How Stress Can Derail Your Weight Loss efforts
by Evelyn Valdez·
There is no such thing as a linear fitness journey. Embarking on a fitness journey means going through the motions - getting substantial results to minimal results, and eventually hitting a workout plateau. Typically when progress slows down many people look to change up their training routine or adjust their diet. Although making those changes can help you break through a plateau, there might be another reason as to why your progress has slowed down... How much you stress.
The more you stress, whether it be about your fitness or other things in your life, the higher the chance of engaging in unhealthy behaviors like overeating. Not only that, but it also elevates your cortisol levels which can have disastrous effects on the body. Let's take a step back... What even is cortisol? It's a hormone produced in the adrenal glands, it's actually commonly referred to as the stress hormone due to the role it plays in your body's stress response. This hormone has a number of other important functions that are important for your health. One of the important functions has to do with weight management. So whether you want to build muscle or lose weight, high cortisol levels can negatively impact your goals!
With that being said, having balanced cortisol levels is key for bettering your health and to ensure your workouts aren't going down the drain! And we're here to help you understand how this hormone functions that way you can determine whether stress is impacting your fitness and if it is, we'll give you tips on how to combat high cortisol levels!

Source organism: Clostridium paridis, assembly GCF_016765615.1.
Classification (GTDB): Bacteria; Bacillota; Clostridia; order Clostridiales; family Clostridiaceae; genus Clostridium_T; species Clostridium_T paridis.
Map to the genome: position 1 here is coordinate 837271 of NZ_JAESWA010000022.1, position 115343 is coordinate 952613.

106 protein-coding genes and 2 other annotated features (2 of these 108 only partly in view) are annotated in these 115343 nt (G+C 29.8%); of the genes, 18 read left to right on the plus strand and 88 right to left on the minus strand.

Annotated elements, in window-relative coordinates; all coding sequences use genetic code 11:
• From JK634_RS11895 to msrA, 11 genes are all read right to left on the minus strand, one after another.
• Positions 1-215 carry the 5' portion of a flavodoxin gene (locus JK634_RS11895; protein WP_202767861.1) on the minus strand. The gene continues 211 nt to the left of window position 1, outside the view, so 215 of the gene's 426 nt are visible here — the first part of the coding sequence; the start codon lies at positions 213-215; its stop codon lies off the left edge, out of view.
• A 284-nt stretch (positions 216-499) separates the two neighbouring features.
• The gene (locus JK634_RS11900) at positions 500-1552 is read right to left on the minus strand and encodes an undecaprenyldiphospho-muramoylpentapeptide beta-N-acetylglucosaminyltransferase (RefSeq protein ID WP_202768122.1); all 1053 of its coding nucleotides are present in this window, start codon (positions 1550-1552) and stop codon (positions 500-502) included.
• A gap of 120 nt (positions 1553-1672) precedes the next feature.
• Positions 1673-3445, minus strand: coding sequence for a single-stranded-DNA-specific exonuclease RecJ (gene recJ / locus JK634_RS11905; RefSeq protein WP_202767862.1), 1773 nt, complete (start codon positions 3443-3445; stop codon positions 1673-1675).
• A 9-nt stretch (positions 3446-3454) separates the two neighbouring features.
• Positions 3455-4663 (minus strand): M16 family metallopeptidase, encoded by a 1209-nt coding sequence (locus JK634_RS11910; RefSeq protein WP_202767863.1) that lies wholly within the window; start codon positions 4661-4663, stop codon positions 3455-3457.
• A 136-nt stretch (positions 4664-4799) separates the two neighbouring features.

What are the effects of cortisol on the body?
As mentioned earlier, the hormone cortisol is secreted from the adrenal glands (near the kidneys) in a diurnal cycle, meaning your cortisol levels are naturally their highest in the morning and lowest late at night. Most of the cells in our bodies have cortisol receptors that use it for three main functions - blood sugar regulation, inflammation reduction, and metabolism regulation. Balanced cortisol levels are beneficial because it helps stimulate fat and carbohydrate metabolism for fast energy, maintain blood sugar levels, reduce inflammation, and even helps temporarily boost the immune system! But what cortisol is best known for is producing the "fight or flight" response. This is a reaction that enables people to react to what could be life-threatening situations, or oftentimes, stressful situations. High-stress levels trigger an increase of cortisol and adrenaline to be released which in turn increases heart rate and energy levels to help us deal with the situation at hand. Modern-day stressors aren't all obvious, it can be giving a presentation at work, financial concerns, long commutes, constant email, and texts, etc. And unfortunately, some of these stressors are out of our control and can compromise our health...